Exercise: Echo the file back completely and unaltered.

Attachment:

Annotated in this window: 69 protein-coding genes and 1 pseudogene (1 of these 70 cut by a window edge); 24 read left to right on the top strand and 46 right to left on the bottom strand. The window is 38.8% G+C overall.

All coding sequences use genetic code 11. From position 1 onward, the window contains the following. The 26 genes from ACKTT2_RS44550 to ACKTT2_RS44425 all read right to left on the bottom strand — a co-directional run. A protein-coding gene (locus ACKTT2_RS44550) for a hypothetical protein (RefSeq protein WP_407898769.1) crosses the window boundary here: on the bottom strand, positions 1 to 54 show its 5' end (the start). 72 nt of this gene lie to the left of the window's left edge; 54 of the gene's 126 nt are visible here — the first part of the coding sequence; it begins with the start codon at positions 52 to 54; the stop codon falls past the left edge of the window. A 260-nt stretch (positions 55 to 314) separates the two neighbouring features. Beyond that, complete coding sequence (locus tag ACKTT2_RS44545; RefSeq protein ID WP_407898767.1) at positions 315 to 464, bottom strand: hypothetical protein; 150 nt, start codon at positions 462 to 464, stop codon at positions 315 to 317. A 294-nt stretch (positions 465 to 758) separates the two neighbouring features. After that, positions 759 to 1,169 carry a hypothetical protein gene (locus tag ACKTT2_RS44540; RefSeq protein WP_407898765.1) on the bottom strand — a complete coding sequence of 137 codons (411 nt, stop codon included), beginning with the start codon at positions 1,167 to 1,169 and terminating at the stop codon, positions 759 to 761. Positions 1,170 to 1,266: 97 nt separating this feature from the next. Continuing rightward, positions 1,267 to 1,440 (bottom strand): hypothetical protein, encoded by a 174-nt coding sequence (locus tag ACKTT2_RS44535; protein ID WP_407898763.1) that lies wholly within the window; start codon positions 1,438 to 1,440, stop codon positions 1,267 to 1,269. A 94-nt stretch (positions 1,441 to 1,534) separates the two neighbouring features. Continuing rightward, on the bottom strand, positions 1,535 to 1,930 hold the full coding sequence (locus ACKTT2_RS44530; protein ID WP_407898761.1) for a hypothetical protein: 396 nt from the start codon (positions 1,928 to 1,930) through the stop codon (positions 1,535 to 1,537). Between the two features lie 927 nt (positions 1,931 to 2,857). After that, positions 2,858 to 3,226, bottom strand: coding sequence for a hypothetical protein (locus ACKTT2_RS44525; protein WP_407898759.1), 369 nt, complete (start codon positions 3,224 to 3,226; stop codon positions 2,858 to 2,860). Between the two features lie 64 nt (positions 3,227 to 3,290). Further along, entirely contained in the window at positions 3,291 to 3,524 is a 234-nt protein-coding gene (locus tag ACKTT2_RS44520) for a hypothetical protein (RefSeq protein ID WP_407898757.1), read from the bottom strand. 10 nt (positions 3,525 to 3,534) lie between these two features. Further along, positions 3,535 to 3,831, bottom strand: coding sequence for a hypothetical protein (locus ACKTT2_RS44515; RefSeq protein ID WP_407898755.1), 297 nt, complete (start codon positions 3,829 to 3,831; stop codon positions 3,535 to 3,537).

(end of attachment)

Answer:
Annotated in this window: 69 protein-coding genes and 1 pseudogene (1 of these 70 cut by a window edge); 24 read left to right on the top strand and 46 right to left on the bottom strand. The window is 38.8% G+C overall.

All coding sequences use genetic code 11. From position 1 onward, the window contains the following. The 26 genes from ACKTT2_RS44550 to ACKTT2_RS44425 all read right to left on the bottom strand — a co-directional run. A protein-coding gene (locus ACKTT2_RS44550) for a hypothetical protein (RefSeq protein WP_407898769.1) crosses the window boundary here: on the bottom strand, positions 1 to 54 show its 5' end (the start). 72 nt of this gene lie to the left of the window's left edge; 54 of the gene's 126 nt are visible here — the first part of the coding sequence; it begins with the start codon at positions 52 to 54; the stop codon falls past the left edge of the window. A 260-nt stretch (positions 55 to 314) separates the two neighbouring features. Beyond that, complete coding sequence (locus tag ACKTT2_RS44545; RefSeq protein ID WP_407898767.1) at positions 315 to 464, bottom strand: hypothetical protein; 150 nt, start codon at positions 462 to 464, stop codon at positions 315 to 317. A 294-nt stretch (positions 465 to 758) separates the two neighbouring features. After that, positions 759 to 1,169 carry a hypothetical protein gene (locus tag ACKTT2_RS44540; RefSeq protein WP_407898765.1) on the bottom strand — a complete coding sequence of 137 codons (411 nt, stop codon included), beginning with the start codon at positions 1,167 to 1,169 and terminating at the stop codon, positions 759 to 761. Positions 1,170 to 1,266: 97 nt separating this feature from the next. Continuing rightward, positions 1,267 to 1,440 (bottom strand): hypothetical protein, encoded by a 174-nt coding sequence (locus tag ACKTT2_RS44535; protein ID WP_407898763.1) that lies wholly within the window; start codon positions 1,438 to 1,440, stop codon positions 1,267 to 1,269. A 94-nt stretch (positions 1,441 to 1,534) separates the two neighbouring features. Continuing rightward, on the bottom strand, positions 1,535 to 1,930 hold the full coding sequence (locus ACKTT2_RS44530; protein ID WP_407898761.1) for a hypothetical protein: 396 nt from the start codon (positions 1,928 to 1,930) through the stop codon (positions 1,535 to 1,537). Between the two features lie 927 nt (positions 1,931 to 2,857). After that, positions 2,858 to 3,226, bottom strand: coding sequence for a hypothetical protein (locus ACKTT2_RS44525; protein WP_407898759.1), 369 nt, complete (start codon positions 3,224 to 3,226; stop codon positions 2,858 to 2,860). Between the two features lie 64 nt (positions 3,227 to 3,290). Further along, entirely contained in the window at positions 3,291 to 3,524 is a 234-nt protein-coding gene (locus tag ACKTT2_RS44520) for a hypothetical protein (RefSeq protein ID WP_407898757.1), read from the bottom strand. 10 nt (positions 3,525 to 3,534) lie between these two features. Further along, positions 3,535 to 3,831, bottom strand: coding sequence for a hypothetical protein (locus ACKTT2_RS44515; RefSeq protein ID WP_407898755.1), 297 nt, complete (start codon positions 3,829 to 3,831; stop codon positions 3,535 to 3,537).